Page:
From a cinematic standpoint, this is not the most beautifully-filmed documentary I’ve ever seen [that honor belongs to The Cove]. There are some cinematic camera angles and such, but mostly it’s done in a matter-of-fact manner that make you focus on the subject matter and the people affected by it. In that sense it is very effective. It’s really heartbreaking to watch the kids filmed here, as well as the parents who lost their child, one as young as 11 years old!

One of the kids featured is Alex, who happens to be present at the screening with his whole family. This awkward teen was often punched, strangled, stabbed w/ pencils, etc. on the school bus. One kid whose face was blurred even threatened to kill him and inflict as much pain to him as possible. The mild-mannered boy had to endure this until finally, after his parents pressed him to confess, they realized what’s been happening to him. Here comes the infuriating part. The film shows how the schools, police and legislators just are not doing enough to fix this. There was a scene with a school official who put on a sympathetic front when the parents confront them but it’s obvious they didn’t and not going to do anything about it.

This film also offers a balance view that bullying happens to kids of all ages, color and sexual orientation. It seems that the topic is identified with the GLBT community as they’re perhaps the most outspoken and proactive about it, but the film shows that non-gay kids also suffer from bullying.

Alex & his family with Lee Hirsch – TCFF photo to come

During the Q&A, Hirsch revealed that this is a very tiny film-making project, mostly a crew of one or two (him and the producer) with a discreet looking Cannon camera that doesn’t look intimidating to people he’s filming. It is obvious this subject matter is close to his heart. Just from hearing his thoughtful answers during the panel and the way he interacted with Alex and his family on stage, he seemed genuinely care about these kids and that’s so gratifying to see. One question asked why there is no focus on the other side, the bullies themselves. Hirsch answered that it is his choice to tell the story of the side of the victims, and that bullies that he encountered seem like (in his own words) ‘little angels.’ Once you see this film, you’ll know what he meant.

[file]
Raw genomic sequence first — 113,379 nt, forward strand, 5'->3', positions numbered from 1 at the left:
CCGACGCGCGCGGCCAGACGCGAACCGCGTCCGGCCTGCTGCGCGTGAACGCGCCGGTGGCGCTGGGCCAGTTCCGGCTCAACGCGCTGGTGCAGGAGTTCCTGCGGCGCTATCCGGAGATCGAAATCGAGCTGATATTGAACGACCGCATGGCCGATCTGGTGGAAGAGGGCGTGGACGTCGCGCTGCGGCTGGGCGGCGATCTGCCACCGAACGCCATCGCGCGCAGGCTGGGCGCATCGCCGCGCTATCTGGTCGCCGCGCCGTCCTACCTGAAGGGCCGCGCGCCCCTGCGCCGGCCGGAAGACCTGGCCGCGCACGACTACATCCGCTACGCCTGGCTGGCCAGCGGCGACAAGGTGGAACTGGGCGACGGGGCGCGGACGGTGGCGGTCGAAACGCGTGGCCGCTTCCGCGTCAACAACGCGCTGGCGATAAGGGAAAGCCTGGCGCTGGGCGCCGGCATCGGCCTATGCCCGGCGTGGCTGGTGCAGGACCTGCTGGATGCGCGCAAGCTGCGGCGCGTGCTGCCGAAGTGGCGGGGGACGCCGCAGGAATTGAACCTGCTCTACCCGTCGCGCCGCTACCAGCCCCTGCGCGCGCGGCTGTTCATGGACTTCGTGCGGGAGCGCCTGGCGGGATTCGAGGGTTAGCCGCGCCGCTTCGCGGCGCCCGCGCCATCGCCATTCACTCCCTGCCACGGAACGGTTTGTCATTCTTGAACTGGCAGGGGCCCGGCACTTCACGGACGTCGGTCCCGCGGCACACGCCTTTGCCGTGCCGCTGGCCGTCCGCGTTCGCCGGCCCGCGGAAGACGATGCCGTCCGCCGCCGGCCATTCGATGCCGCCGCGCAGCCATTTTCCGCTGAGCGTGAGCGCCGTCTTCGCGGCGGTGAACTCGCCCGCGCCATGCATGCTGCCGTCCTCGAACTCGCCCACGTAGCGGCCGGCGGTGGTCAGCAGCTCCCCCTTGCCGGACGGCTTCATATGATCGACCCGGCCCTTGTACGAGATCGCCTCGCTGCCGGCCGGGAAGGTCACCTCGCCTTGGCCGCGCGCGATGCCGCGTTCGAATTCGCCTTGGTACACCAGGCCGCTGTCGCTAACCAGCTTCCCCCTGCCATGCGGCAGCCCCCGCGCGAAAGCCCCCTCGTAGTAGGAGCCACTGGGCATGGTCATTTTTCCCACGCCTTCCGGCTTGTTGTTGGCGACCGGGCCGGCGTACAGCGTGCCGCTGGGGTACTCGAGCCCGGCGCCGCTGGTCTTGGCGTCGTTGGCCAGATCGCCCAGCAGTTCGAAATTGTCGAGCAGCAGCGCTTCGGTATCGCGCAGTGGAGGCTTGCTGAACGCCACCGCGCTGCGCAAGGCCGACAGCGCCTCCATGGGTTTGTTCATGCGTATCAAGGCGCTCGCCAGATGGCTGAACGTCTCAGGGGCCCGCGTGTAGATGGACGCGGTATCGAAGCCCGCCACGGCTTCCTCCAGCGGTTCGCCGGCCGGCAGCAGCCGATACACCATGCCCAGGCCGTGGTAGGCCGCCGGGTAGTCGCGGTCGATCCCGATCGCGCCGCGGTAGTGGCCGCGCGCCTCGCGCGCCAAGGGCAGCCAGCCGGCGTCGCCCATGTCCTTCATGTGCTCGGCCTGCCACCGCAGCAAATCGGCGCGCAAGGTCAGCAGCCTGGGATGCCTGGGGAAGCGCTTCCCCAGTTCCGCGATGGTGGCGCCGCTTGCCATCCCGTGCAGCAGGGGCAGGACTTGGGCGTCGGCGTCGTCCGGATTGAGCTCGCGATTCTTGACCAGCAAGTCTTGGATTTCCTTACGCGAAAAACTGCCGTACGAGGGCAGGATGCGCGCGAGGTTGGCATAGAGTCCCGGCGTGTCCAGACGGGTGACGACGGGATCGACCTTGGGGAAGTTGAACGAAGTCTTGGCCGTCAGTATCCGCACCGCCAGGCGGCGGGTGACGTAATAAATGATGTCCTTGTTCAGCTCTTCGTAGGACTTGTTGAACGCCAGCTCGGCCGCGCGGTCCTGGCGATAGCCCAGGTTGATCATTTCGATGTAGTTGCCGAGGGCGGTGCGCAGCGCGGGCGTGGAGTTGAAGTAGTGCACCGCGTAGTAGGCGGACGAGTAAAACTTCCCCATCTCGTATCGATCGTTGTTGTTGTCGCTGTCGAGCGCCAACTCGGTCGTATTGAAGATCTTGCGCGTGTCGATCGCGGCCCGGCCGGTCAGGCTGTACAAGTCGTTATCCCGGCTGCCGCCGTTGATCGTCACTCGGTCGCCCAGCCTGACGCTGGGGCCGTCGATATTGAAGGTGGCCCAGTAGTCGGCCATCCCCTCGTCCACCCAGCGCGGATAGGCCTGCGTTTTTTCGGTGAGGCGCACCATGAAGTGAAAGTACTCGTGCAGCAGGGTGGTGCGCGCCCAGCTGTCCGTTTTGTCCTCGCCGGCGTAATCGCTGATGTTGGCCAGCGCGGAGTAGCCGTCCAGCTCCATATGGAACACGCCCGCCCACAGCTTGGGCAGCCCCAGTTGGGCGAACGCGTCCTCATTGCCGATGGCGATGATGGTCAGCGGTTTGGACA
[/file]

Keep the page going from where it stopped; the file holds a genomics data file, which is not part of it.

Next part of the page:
I really hope this film will get recognition at the Oscars. Fortunately they have The Weinsteins Co. as a distributor and Hirsch said this film will be submitted to the Academy Awards. You know how it is about the Weinsteins with their Oscar campaign 🙂 Normally I’d be utterly cynical about it but y’know, if it means bringing The Bully Project movement to light, so be it!

This film opens nationwide in March 9, 2012. I highly recommend you to check this out. This is a must-see for students/educators/parents, it’s impossible not to be moved by this film.


What are your thoughts about this film and/or the subject matter? Any interest in seeing this one?



UP NEXT: Interview with TCFF Lead Programmer & TIME magazine editor Steve Synder and 50/50 Review

TCFF 2011 starts today! Stay tuned for FC coverage & mini reviews

Happy Tuesday, folks! It’s not just another Tuesday on the calendar though, it’s the start of the Twin Cities Film Fest!

Click image to see trailer & buy tickets now

I’m excited to be covering the event starting tonight with The Bully Project documentary tonight, followed by Q&A with director Lee Hirsch.

The cast & director of Like Crazy @ TIFF